It’s my favorite topic.
Maybe it’s because I have had so many issues with it that I find the subject fascinating, but I love learning about mental health problems and how to prevent or fix them.
I’ve noticed, though, that we spend a lot of time talking about what we should do to improve our mental health. That’s all well and good; positive action is very important. Sometimes, however, it is necessary to talk about what we should not do.
There are a number of common practices that we engage in which can make our mental health worse. I imagine most of us are doing at least two or three of these things. They are easy pitfalls, especially in our modern culture.
1. Not getting enough sleep.
Sleep allows our bodies to heal and our minds to process what has happened during the day. It helps our memories to function better and our bodies to operate properly–including the production of the hormones that help us to feel better.
If you are sleep-deprived, your body and mind are not functioning to their fullest ability. Thus, sleep also prevents mental health issues. It does this in many ways, but a very simple one is by putting us in a better frame of mind so that we can more properly deal with the problems and stresses that come with each day.
If we sleep enough, we can go a long way towards having good mental health.
Doing more than one thing at a time is not a virtue; it’s a problem. It can affect our mental health by increasing the pressure we have to endure, speeding up our lives, preventing concentration, and not allowing us to experience things fully and completely. Discontent, distraction, and stress are only some of the results of multitasking.
On the other hand, being mindful about our tasks leads to a richer, more peaceful life.
3. Spending too much time on social media.
Social media frequently instigates us to compare ourselves and our lives with others. This can lead not only to negative self-talk and dissatisfaction, but also to stress, anxiety, and even depression.
It also occupies our minds with frivolous activities and information, thereby preventing mental development and growth. A mind taken up with the petty occurrences of others’ lives is not becoming rich with solid, wholesome thoughts, knowledge, and ideas.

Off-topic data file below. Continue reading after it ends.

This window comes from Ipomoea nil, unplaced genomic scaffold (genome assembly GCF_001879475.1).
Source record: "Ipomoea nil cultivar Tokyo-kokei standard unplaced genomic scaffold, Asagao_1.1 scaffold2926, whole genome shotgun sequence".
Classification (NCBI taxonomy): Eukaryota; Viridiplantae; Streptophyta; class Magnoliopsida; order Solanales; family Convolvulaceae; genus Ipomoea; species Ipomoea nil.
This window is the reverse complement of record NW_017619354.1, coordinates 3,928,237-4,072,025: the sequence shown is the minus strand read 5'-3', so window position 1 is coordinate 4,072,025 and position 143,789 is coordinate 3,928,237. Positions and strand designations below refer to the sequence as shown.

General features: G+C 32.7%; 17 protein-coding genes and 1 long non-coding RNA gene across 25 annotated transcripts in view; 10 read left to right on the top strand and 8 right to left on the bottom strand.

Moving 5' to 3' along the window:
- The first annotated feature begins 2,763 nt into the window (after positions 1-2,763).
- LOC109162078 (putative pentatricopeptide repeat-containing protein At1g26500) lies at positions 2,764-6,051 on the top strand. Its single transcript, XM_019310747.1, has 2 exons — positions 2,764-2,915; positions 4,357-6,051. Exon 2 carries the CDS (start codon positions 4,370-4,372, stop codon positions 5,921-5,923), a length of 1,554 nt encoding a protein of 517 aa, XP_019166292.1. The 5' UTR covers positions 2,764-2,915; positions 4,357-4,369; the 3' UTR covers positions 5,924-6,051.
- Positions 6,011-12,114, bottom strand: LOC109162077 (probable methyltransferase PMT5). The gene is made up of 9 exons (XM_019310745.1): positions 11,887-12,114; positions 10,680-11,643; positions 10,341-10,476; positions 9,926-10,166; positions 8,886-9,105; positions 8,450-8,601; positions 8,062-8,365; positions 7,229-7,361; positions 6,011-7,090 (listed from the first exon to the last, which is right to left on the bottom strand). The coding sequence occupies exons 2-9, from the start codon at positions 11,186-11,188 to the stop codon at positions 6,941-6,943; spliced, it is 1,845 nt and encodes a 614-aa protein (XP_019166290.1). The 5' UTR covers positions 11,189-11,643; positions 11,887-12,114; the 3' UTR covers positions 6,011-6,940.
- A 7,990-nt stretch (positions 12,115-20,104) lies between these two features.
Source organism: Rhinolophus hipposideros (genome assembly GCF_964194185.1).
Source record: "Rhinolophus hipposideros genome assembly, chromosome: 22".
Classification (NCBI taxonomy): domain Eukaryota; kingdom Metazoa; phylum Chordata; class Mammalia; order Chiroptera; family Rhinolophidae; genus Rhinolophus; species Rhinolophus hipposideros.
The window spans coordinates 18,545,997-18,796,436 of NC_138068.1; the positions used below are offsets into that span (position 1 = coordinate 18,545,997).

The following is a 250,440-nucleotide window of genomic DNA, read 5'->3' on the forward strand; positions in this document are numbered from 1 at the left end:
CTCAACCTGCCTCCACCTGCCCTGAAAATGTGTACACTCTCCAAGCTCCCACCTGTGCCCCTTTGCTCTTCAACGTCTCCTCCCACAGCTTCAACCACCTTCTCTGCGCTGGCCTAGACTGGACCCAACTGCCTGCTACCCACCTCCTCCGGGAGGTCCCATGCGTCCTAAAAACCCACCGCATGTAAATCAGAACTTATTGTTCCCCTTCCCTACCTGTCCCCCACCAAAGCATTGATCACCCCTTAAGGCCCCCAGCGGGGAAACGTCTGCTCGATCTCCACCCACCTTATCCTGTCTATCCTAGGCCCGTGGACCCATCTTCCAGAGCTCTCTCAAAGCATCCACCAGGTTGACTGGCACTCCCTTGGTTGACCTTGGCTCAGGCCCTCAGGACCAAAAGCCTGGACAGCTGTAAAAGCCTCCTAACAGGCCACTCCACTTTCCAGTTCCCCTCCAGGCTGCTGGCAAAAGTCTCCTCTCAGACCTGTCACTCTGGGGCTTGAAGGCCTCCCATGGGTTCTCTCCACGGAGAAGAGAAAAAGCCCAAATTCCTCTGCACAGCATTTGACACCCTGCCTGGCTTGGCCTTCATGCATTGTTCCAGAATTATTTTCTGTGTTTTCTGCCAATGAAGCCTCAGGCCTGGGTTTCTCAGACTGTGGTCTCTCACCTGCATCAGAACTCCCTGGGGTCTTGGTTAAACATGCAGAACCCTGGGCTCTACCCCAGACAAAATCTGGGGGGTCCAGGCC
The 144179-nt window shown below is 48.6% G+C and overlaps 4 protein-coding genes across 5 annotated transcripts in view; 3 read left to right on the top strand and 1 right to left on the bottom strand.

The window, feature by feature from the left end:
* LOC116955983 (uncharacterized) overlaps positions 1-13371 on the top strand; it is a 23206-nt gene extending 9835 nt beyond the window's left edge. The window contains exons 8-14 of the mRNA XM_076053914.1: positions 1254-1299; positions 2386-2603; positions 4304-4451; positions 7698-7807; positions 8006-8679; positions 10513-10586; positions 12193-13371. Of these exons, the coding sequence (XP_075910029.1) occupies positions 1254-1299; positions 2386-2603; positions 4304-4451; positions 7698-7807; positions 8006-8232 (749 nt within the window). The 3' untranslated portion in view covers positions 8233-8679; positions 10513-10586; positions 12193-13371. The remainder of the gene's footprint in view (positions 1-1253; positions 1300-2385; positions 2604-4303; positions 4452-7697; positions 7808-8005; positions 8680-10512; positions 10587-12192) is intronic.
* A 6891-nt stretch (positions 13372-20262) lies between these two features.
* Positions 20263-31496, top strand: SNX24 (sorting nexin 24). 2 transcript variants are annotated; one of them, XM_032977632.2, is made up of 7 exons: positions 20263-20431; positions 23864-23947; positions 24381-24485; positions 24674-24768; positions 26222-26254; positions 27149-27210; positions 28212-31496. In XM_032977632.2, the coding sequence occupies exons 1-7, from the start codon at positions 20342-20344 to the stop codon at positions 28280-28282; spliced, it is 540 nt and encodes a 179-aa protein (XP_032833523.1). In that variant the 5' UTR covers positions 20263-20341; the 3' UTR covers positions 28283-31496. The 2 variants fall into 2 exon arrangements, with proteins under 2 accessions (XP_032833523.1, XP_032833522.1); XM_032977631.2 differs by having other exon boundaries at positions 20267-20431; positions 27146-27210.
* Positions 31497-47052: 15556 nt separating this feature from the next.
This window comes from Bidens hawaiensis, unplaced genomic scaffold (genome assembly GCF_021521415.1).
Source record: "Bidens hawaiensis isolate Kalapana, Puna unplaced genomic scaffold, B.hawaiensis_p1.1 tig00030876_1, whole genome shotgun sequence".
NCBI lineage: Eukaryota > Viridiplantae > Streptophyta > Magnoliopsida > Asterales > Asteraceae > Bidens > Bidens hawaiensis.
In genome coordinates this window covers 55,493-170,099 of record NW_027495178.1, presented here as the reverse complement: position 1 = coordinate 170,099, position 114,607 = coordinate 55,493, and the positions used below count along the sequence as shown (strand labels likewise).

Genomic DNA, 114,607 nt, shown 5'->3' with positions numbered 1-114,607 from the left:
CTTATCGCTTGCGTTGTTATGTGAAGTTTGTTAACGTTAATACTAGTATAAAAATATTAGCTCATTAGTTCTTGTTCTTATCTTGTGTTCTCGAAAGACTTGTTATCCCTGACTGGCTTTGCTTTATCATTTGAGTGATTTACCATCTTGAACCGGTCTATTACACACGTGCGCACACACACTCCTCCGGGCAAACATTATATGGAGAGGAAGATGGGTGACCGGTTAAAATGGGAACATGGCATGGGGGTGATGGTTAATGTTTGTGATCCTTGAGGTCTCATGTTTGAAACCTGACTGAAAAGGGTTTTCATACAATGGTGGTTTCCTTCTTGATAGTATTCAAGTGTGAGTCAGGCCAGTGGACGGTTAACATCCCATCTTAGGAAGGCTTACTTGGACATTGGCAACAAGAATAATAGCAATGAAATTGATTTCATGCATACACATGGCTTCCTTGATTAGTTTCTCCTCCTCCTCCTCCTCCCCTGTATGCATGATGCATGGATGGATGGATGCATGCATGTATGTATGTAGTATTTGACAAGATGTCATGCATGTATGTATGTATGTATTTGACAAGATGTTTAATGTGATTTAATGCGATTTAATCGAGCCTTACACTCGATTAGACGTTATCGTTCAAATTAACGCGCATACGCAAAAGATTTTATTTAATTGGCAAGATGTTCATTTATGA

4. Not exercising.
Exercise has both immediate and lasting effects. In the first place, exercise triggers our bodies to produce the hormones that help us to feel happy. It can distract us from our negative thoughts and our stresses, and if it is done outdoors, the sunshine and fresh air can boost our mood.
What is more, exercising can prevent depression and such mental health issues that come as we grow older. It can also help to relieve depression, anxiety, and dementia. To read more about this, especially in regard to how this happens, check out this article from Psychology Today.
5. Taking insufficient leisure time, or using our leisure time poorly.
The mind needs relaxation just as the body does. And this relaxation must be achieved through healthy, wholesome means.
If I were to spend all or most of my free time watching television, for example, my mind would have only passive occupation. It would not be able to stretch and grow, both of which activities it needs in order to be refreshed and restored.
Leisure should be both active and passive. The mind needs both kinds of occupation in order to be whole and healthy.
Look at your life and see if you could stand improvement in any of these areas. I know I do. I’m especially going to work on number four.
Where do you need to change? Do you have any ideas as to how to do so? Help us out and let us know your tips in the comments below!